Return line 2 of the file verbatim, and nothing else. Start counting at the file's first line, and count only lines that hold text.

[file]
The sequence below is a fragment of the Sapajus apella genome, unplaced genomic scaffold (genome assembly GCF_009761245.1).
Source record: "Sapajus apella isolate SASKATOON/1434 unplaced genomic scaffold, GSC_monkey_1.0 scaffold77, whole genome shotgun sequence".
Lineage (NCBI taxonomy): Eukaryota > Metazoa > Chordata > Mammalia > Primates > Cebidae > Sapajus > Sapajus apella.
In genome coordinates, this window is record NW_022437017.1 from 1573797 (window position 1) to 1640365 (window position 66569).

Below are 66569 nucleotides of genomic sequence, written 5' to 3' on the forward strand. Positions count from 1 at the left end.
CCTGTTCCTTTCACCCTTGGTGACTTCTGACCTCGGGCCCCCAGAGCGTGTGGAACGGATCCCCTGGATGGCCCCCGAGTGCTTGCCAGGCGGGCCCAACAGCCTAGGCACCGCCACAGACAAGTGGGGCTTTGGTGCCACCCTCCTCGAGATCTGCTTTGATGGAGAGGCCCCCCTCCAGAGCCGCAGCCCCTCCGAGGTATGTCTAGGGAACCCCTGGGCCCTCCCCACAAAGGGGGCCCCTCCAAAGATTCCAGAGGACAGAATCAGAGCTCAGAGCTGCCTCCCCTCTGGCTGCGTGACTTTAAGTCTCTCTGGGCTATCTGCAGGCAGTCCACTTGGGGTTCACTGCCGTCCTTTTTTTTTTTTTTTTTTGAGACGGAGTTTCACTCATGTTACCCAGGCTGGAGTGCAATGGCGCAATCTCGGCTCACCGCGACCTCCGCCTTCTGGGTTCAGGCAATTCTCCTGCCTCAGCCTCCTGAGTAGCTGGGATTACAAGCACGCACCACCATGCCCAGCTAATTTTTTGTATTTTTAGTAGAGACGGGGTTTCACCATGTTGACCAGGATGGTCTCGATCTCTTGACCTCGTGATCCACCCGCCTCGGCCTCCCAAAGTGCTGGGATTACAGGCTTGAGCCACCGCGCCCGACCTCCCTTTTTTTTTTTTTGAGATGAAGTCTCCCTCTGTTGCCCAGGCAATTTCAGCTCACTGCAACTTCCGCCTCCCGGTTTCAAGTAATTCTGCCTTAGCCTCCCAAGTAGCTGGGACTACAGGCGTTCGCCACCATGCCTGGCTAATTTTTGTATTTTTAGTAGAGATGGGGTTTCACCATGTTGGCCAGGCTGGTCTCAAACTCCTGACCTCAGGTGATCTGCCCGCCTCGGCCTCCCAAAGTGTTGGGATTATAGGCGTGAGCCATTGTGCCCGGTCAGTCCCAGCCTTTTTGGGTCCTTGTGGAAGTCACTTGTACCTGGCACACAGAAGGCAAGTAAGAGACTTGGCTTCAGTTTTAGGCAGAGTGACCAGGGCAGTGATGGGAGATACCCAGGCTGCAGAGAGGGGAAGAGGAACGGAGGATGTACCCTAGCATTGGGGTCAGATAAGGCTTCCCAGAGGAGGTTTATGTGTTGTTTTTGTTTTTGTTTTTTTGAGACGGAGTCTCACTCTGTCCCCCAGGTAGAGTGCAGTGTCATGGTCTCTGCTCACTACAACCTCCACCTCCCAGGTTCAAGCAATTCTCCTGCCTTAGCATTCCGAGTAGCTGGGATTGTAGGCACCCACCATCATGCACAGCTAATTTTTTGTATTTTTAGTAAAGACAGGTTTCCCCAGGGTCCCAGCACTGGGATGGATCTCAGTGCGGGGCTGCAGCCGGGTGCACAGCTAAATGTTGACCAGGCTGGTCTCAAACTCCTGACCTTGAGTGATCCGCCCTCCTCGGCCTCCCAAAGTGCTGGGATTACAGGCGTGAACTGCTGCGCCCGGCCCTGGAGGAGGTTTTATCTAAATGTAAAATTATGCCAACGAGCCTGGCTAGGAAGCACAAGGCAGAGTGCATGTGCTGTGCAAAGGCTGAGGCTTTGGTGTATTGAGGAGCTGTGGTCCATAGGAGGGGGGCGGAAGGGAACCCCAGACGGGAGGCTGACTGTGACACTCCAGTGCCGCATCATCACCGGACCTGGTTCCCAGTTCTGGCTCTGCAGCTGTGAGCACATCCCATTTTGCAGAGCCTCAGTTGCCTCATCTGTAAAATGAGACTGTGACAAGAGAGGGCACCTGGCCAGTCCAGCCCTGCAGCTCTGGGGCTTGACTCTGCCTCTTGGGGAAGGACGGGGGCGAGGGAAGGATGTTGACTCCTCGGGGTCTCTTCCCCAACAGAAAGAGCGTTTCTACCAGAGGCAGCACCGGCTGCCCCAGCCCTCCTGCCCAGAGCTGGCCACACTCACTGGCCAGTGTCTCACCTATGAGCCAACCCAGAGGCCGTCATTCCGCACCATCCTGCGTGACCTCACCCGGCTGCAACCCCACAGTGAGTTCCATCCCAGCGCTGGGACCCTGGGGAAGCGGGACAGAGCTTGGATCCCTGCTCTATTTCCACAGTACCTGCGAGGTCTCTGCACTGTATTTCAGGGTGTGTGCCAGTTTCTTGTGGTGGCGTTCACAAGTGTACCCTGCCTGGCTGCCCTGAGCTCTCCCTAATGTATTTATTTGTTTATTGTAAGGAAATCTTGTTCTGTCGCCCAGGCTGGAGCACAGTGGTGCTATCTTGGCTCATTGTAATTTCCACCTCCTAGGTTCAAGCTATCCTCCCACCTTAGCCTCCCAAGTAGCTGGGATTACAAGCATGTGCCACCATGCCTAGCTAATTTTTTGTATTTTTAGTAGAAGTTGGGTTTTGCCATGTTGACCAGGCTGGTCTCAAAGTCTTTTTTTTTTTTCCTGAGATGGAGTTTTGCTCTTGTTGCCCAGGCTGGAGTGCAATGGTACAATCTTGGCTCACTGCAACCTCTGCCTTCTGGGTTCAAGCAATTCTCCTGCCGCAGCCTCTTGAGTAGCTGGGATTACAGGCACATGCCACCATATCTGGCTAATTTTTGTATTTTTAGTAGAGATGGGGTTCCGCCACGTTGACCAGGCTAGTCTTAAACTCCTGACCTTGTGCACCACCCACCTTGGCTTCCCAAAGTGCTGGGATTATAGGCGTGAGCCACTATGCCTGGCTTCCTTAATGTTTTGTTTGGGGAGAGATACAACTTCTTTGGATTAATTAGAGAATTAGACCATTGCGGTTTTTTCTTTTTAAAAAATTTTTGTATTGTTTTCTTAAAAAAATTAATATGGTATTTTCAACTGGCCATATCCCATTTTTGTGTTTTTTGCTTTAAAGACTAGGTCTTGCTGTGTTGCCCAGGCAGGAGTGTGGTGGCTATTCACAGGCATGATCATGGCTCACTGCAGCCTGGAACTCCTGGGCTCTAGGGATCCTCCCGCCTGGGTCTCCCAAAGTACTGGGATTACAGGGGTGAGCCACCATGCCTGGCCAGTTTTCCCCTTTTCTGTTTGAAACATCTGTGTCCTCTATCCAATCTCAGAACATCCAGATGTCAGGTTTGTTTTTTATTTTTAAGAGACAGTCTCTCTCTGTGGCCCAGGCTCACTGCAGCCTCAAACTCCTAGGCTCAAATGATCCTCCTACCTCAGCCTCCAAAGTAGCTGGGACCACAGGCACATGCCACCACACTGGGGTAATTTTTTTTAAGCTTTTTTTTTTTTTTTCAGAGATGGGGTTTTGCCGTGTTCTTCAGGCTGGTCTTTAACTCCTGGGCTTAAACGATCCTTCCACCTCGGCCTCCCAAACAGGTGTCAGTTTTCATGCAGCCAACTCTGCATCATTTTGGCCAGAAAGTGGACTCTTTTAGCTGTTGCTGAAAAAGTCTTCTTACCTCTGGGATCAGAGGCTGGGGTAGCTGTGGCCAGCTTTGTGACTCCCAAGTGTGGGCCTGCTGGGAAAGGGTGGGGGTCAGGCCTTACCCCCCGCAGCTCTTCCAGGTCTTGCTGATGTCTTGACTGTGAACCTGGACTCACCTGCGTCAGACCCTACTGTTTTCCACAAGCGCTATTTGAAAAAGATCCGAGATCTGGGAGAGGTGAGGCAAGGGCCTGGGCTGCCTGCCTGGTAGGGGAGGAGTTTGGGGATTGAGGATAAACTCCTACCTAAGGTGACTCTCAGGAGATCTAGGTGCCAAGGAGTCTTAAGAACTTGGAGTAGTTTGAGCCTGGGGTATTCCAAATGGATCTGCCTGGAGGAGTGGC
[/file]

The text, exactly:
Source record: "Sapajus apella isolate SASKATOON/1434 unplaced genomic scaffold, GSC_monkey_1.0 scaffold77, whole genome shotgun sequence".